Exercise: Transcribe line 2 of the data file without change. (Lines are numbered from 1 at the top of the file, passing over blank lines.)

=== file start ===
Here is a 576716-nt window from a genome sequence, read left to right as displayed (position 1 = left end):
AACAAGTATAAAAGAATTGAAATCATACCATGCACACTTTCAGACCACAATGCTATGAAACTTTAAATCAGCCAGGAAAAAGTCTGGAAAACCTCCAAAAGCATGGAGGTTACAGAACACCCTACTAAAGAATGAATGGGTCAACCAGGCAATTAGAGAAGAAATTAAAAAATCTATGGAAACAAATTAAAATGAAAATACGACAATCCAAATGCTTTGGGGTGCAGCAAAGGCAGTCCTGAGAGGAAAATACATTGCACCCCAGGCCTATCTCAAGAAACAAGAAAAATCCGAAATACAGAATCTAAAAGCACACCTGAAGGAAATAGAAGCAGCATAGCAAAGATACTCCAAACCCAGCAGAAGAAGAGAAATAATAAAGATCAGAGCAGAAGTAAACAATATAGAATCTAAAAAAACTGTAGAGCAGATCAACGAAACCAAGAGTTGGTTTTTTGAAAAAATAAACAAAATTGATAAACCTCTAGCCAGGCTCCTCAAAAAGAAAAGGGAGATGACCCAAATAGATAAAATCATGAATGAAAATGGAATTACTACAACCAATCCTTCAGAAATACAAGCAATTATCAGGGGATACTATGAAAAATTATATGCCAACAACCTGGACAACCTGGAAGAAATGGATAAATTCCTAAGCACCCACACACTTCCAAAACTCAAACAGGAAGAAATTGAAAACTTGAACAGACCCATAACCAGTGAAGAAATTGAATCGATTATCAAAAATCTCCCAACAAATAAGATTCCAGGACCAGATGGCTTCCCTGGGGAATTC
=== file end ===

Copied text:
AACAAGTATAAAAGAATTGAAATCATACCATGCACACTTTCAGACCACAATGCTATGAAACTTTAAATCAGCCAGGAAAAAGTCTGGAAAACCTCCAAAAGCATGGAGGTTACAGAACACCCTACTAAAGAATGAATGGGTCAACCAGGCAATTAGAGAAGAAATTAAAAAATCTATGGAAACAAATTAAAATGAAAATACGACAATCCAAATGCTTTGGGGTGCAGCAAAGGCAGTCCTGAGAGGAAAATACATTGCACCCCAGGCCTATCTCAAGAAACAAGAAAAATCCGAAATACAGAATCTAAAAGCACACCTGAAGGAAATAGAAGCAGCATAGCAAAGATACTCCAAACCCAGCAGAAGAAGAGAAATAATAAAGATCAGAGCAGAAGTAAACAATATAGAATCTAAAAAAACTGTAGAGCAGATCAACGAAACCAAGAGTTGGTTTTTTGAAAAAATAAACAAAATTGATAAACCTCTAGCCAGGCTCCTCAAAAAGAAAAGGGAGATGACCCAAATAGATAAAATCATGAATGAAAATGGAATTACTACAACCAATCCTTCAGAAATACAAGCAATTATCAGGGGATACTATGAAAAATTATATGCCAACAACCTGGACAACCTGGAAGAAATGGATAAATTCCTAAGCACCCACACACTTCCAAAACTCAAACAGGAAGAAATTGAAAACTTGAACAGACCCATAACCAGTGAAGAAATTGAATCGATTATCAAAAATCTCCCAACAAATAAGATTCCAGGACCAGATGGCTTCCCTGGGGAATTC